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I have absolutely no knowledge about game development, and for 2 years I have been a web application developer (in PHP & JS).

I'd like to learn game development, and I'd also like to free myself from PHP and Javascript and learn some game related concepts in C/C++/C# (whatever is required for game development).

Can browser-based games be developed in a language like C/C++/C#/Python and not using Javascript or Flash? Additionally, would these be superior (in terms of graphics and browser compatibility,support) to games developed using Javascript/HTML5?

EDIT:

  1. By browser based games I'm looking at this.
  2. Java/Python/C++ which among these would provide a better support for browser game dev (interms of compatibility, graphics)?
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It seems like you're really fixated on the programming language. The language doesn't automatically empower you to create a good game. If you want a game with 3D graphics that runs in a browser, definitely check out Flash or Unity3D. –  bummzack May 20 '12 at 12:51

3 Answers 3

up vote 3 down vote accepted

Apart from JS/HTML5 and Flash, you have two other major options:

  • A Java applet, which would allow you to program your games in (bet you didn't guess) Java.
  • Silverlight, which would allow you to use a .NET language like C#, but would depend on people having Silverlight.

But basically... no, you're limited to those options, and none of them are inherently 'superior' options.

That said, why do you need to make a browser-based game? If you're just learning to program in a new language, make a simple program, then make a simple game, then make an actual game that could even be an independent EXE. Just because you've been developing for the web for the past two years doesn't mean you have to continue developing for the web.

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can you please share you thoughts on something like indusgeeks.com/learning-training-collaboration-clinispace.html ? how is it even done ? –  Dhiraj Bodicherla May 20 '12 at 7:58
    
or else Ill update my question with the link i just mentioned ? –  Dhiraj Bodicherla May 20 '12 at 8:00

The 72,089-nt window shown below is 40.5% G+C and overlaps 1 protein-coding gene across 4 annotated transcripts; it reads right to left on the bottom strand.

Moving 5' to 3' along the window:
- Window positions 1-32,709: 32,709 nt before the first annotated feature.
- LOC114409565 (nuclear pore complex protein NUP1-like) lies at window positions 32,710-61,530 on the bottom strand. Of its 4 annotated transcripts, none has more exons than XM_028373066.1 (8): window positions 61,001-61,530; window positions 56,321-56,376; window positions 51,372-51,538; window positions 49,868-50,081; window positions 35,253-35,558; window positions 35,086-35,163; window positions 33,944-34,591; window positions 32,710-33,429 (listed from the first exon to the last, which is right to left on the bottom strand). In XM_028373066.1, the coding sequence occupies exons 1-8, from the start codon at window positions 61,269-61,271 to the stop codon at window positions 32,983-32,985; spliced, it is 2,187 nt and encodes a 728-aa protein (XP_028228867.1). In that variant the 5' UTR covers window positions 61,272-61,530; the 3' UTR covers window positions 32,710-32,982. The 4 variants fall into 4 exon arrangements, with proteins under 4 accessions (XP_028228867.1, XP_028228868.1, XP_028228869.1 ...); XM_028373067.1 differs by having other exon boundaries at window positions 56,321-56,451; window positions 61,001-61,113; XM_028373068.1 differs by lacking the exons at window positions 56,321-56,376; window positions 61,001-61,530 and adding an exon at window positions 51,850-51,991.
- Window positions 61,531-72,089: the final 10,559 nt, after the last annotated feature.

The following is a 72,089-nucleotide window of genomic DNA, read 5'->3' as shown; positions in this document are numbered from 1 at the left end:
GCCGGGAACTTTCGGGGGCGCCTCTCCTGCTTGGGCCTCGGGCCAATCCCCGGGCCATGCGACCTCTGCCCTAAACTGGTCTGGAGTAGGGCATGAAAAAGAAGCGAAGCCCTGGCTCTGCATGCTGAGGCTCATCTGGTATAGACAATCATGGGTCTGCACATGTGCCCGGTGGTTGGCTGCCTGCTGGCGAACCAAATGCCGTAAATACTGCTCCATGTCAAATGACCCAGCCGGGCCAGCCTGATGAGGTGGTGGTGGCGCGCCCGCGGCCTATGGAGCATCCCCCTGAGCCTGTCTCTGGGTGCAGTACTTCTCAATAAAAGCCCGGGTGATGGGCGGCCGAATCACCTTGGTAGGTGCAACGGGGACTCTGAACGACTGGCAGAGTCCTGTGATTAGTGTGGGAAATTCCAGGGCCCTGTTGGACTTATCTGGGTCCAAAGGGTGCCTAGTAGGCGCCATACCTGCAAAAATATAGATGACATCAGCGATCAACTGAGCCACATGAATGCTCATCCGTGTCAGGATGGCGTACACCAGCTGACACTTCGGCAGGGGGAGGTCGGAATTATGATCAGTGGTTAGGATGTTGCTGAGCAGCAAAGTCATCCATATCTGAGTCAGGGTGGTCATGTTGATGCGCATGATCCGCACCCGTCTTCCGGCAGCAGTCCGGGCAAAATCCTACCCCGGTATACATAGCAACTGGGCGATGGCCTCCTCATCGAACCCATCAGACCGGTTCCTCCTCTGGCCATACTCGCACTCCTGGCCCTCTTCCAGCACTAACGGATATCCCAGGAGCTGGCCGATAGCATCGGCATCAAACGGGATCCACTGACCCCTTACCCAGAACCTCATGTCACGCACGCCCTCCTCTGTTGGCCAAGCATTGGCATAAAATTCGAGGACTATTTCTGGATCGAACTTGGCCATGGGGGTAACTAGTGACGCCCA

Through one of the above technologies. It could have been done with Java. It could equally have been done as an independent program. –  Jonathan Hobbs May 20 '12 at 8:08
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Unfortunately silverlight is slowly dying, so I wouldn't recommend putting much more time in that :( –  Roy T. May 20 '12 at 11:46
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Not "unfortunately". –  Lohoris May 20 '12 at 17:39

As a web-application developer you probably know that there's a client- and a server-side of the application. The same can be applied for a browser-based game, where you have the game-client (in HTML/JS) and the backend.

The backend can be written in any language you prefer, so you could write that in Python, C++ or any other language.

As for the client-side, you're basically limited to the things Jonathan Hobbs posted in his answer. That's Java (Applet), Actionscript (Flash SWF), .NET languages (Silverlight) or JavaScript. The only thing that runs natively in a browser is HTML5 and JavaScript. All other technologies use a plugin and there are no wide-spread plugins except for the ones mentioned above.

In my opinion, Flash has the best balance between potential user-base and capabilities. It comes with a powerful graphics/video and sound API and there are lots of tools and libraries to be found for Flash.

If you want to target as many devices as possible (including mobile), then your best bet is HTML5 and JS.

Another option that could be interesting for you is Unity3D. It allows you to develop in C# (which is one of your preferred choices) and you can then either deploy for the web using the Unity3D browser-plugin or compile to a SWF (Flash), where you benefit from a bigger user-base.

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as you have suggested, I did research and found pyjs for browser games and can you please share if there are any for c++ ? –  Dhiraj Bodicherla May 20 '12 at 10:10

If you can get away with the game only working on Chrome there's NaCl which lets you write your game in C++, and run it at almost the same performance as you'd get not using the sandbox.

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I'd really love to try that, but cross browser is definitely something I'd want to look at. But thank you for sharing, I did not know about it :) –  Dhiraj Bodicherla May 20 '12 at 12:16

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